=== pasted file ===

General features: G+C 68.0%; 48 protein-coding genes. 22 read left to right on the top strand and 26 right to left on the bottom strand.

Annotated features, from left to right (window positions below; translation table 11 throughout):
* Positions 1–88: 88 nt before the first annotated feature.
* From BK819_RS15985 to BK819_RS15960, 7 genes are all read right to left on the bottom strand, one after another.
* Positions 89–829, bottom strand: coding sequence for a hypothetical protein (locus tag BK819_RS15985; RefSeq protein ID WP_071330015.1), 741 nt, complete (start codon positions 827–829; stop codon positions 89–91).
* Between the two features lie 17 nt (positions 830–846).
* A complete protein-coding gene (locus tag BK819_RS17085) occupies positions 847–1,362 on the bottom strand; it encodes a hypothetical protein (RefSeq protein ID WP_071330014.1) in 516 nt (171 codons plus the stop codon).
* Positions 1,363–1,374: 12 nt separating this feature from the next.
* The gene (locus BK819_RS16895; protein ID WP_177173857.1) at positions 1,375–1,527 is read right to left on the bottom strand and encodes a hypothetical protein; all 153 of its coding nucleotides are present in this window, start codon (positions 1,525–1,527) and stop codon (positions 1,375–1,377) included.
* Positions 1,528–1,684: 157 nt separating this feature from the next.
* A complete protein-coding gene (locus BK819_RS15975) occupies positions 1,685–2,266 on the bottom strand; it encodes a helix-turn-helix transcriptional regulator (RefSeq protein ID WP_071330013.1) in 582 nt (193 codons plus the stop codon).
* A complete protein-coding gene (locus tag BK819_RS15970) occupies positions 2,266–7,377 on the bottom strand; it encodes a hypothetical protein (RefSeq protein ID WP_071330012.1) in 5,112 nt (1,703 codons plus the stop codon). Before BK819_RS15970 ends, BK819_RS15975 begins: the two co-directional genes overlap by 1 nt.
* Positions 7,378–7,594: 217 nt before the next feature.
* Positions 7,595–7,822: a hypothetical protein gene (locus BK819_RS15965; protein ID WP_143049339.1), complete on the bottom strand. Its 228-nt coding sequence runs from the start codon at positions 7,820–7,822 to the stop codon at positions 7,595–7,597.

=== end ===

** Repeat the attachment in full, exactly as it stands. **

General features: G+C 68.0%; 48 protein-coding genes. 22 read left to right on the top strand and 26 right to left on the bottom strand.

Annotated features, from left to right (window positions below; translation table 11 throughout):
* Positions 1–88: 88 nt before the first annotated feature.
* From BK819_RS15985 to BK819_RS15960, 7 genes are all read right to left on the bottom strand, one after another.
* Positions 89–829, bottom strand: coding sequence for a hypothetical protein (locus tag BK819_RS15985; RefSeq protein ID WP_071330015.1), 741 nt, complete (start codon positions 827–829; stop codon positions 89–91).
* Between the two features lie 17 nt (positions 830–846).
* A complete protein-coding gene (locus tag BK819_RS17085) occupies positions 847–1,362 on the bottom strand; it encodes a hypothetical protein (RefSeq protein ID WP_071330014.1) in 516 nt (171 codons plus the stop codon).
* Positions 1,363–1,374: 12 nt separating this feature from the next.
* The gene (locus BK819_RS16895; protein ID WP_177173857.1) at positions 1,375–1,527 is read right to left on the bottom strand and encodes a hypothetical protein; all 153 of its coding nucleotides are present in this window, start codon (positions 1,525–1,527) and stop codon (positions 1,375–1,377) included.
* Positions 1,528–1,684: 157 nt separating this feature from the next.
* A complete protein-coding gene (locus BK819_RS15975) occupies positions 1,685–2,266 on the bottom strand; it encodes a helix-turn-helix transcriptional regulator (RefSeq protein ID WP_071330013.1) in 582 nt (193 codons plus the stop codon).
* A complete protein-coding gene (locus tag BK819_RS15970) occupies positions 2,266–7,377 on the bottom strand; it encodes a hypothetical protein (RefSeq protein ID WP_071330012.1) in 5,112 nt (1,703 codons plus the stop codon). Before BK819_RS15970 ends, BK819_RS15975 begins: the two co-directional genes overlap by 1 nt.
* Positions 7,378–7,594: 217 nt before the next feature.
* Positions 7,595–7,822: a hypothetical protein gene (locus BK819_RS15965; protein ID WP_143049339.1), complete on the bottom strand. Its 228-nt coding sequence runs from the start codon at positions 7,820–7,822 to the stop codon at positions 7,595–7,597.